Man is God’s likeness—in spirit and reason. As a result it becomes impossible to be a part of nature, and the attempt to become such is not permissible. On the contrary, man’s innermost being stands outside the world, before God, capable and destined to hear his appeal and to answer it.

All this means that it is man’s lot to be a living limit, to recognize the fact and to live his circumscribed life. That sets him in the realm of reality. As a result he is free of the fascination of a false, direct oneness with God as well as a direct identification with nature. A chasm, a two-sided cleft, surrounds him. Thus man’s way to nature is broken by a sense of responsibility to God. Thereby his whole attitude toward nature comes under the purview of the spirit, under the obligation of dignity as the content of this responsibility. His way to God is interrupted by the realization that he is only a creature, that basically he must come to God by an act which simultaneously signifies separation and union, adoration and obedience. Every utterance about God that cannot be assimilated into adoration is false, just as all behavior toward God which cannot be assimilated into obedience is false.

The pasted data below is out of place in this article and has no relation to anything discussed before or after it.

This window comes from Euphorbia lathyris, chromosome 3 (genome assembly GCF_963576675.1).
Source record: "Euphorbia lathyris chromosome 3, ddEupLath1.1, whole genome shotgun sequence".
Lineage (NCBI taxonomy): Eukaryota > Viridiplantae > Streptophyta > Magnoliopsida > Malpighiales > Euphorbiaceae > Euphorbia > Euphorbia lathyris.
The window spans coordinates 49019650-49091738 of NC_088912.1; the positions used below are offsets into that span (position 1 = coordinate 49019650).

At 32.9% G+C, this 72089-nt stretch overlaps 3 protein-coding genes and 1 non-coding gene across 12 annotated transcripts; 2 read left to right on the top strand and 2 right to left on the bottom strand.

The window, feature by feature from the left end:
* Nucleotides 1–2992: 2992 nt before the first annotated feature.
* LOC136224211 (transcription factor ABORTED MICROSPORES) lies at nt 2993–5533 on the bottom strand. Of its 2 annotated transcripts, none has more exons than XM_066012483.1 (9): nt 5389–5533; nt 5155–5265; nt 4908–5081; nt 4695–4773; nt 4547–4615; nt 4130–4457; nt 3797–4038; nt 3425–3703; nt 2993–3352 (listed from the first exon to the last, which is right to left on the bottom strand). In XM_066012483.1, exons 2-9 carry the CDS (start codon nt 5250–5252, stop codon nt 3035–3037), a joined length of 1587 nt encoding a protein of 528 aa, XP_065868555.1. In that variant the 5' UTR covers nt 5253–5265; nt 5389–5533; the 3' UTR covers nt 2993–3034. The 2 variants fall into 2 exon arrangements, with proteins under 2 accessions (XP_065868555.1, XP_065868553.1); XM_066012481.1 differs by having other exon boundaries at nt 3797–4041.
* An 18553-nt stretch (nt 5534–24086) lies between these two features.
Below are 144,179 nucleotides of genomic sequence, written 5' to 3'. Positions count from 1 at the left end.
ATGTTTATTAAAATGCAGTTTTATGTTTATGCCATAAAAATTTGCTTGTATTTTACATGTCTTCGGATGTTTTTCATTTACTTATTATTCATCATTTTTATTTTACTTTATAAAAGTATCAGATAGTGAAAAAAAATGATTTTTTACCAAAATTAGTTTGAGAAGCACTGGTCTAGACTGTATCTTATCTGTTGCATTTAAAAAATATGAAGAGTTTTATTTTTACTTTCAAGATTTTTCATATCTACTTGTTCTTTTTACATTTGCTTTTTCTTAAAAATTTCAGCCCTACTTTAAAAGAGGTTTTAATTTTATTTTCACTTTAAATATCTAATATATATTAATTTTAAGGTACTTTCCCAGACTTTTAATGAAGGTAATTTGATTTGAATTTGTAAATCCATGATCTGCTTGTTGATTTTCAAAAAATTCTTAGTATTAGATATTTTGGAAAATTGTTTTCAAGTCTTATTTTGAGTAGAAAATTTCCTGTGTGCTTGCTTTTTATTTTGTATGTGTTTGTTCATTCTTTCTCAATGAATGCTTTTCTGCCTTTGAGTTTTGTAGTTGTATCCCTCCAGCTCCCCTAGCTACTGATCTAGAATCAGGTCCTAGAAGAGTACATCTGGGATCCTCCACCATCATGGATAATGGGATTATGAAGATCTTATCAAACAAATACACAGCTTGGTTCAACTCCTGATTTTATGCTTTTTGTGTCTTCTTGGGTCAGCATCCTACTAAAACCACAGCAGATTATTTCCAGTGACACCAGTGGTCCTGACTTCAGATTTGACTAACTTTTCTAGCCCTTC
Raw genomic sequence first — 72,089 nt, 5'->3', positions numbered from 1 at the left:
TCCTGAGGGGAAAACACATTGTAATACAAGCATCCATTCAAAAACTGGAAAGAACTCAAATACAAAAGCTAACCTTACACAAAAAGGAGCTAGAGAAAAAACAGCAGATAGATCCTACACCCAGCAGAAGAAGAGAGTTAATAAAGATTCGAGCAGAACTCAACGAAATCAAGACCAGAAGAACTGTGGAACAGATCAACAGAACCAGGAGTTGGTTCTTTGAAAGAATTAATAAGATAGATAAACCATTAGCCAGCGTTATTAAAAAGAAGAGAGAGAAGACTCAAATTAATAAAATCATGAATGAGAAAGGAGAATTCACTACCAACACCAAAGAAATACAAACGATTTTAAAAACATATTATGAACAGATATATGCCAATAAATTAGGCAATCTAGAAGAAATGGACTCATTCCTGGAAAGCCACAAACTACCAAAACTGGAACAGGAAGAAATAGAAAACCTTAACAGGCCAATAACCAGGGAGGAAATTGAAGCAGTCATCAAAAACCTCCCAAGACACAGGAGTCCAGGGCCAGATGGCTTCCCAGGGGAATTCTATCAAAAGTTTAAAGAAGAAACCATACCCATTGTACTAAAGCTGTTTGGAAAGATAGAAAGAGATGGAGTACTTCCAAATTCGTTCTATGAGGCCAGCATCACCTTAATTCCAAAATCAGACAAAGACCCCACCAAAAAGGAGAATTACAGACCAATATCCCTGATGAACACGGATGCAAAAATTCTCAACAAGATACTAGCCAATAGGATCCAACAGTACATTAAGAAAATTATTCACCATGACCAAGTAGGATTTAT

Man’s proper attitude is manifested precisely in this disposition—the observance of his limits, which at the same time are those of reality.

It is veracity, courage, and patience. Patience above all. The solution, properly speaking, comes only from faith, from the love of God.

Only the mystery of Gethsemane—and behind it the mystery of sin with all its consequences—can supply an adequate answer: Our Lord “was sorrowful unto death”; he carried his heavy burden to the end in fulfillment of the Father’s will. Only in the Cross of Christ do we find the solution for the distress caused by melancholy. Time does not allow further discussion of this point; and now, at the end, the imperfections and the piecemeal character of my presentation strike me forcibly. But I shall let it stand, because I personally am not in a position to do better and because I believe that some benefit will accrue from having presented these matters as I have.

Further, it is impossible to demonstrate how profoundly questions regarding melancholy are posed, and how Christian replies to those questions are given, in the letters of St. Paul. He does so in trenchant phrases, in exclamations, in the underlying tone of his entire discussion, in the color and sound of his language. Here exists an entire theology of melancholy, pervious, of course, only to him “who has experienced.”

Here, too, we can find the reply to that element of melancholy for which no solution exists on earth.

Editorial Note: Today marks the 51st anniversary of Romano Guardini's death. This essay is an excerpt from his The Human Experience, courtesy of Cluny Media.

Featured Image: Edvard Munch, Evening Melancholy, 1891; Source: Wikimedia Commons, PD-Old-100.


Romano Guardini

Romano Guardini (1885–1968) was a Catholic priest, professor, and author. He taught theology and philosophy at the University of Berlin, University of Tübingen, and University of Munich. Included among his intellectual disciples are Josef Pieper, Luigi Giussani, and Joseph Ratzinger (later Pope Benedict XVI).